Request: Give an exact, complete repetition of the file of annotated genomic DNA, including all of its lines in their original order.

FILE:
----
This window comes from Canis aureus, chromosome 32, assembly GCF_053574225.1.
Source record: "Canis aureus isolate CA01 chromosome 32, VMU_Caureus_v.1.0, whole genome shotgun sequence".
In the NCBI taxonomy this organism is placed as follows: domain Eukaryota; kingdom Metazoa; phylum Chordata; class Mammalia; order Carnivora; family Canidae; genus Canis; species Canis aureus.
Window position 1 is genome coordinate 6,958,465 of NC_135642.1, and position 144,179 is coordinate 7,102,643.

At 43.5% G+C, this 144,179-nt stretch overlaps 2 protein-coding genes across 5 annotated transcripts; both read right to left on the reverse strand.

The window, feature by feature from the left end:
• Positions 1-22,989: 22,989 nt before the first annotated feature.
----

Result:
This window comes from Canis aureus, chromosome 32, assembly GCF_053574225.1.
Source record: "Canis aureus isolate CA01 chromosome 32, VMU_Caureus_v.1.0, whole genome shotgun sequence".
In the NCBI taxonomy this organism is placed as follows: domain Eukaryota; kingdom Metazoa; phylum Chordata; class Mammalia; order Carnivora; family Canidae; genus Canis; species Canis aureus.
Window position 1 is genome coordinate 6,958,465 of NC_135642.1, and position 144,179 is coordinate 7,102,643.

At 43.5% G+C, this 144,179-nt stretch overlaps 2 protein-coding genes across 5 annotated transcripts; both read right to left on the reverse strand.

The window, feature by feature from the left end:
• Positions 1-22,989: 22,989 nt before the first annotated feature.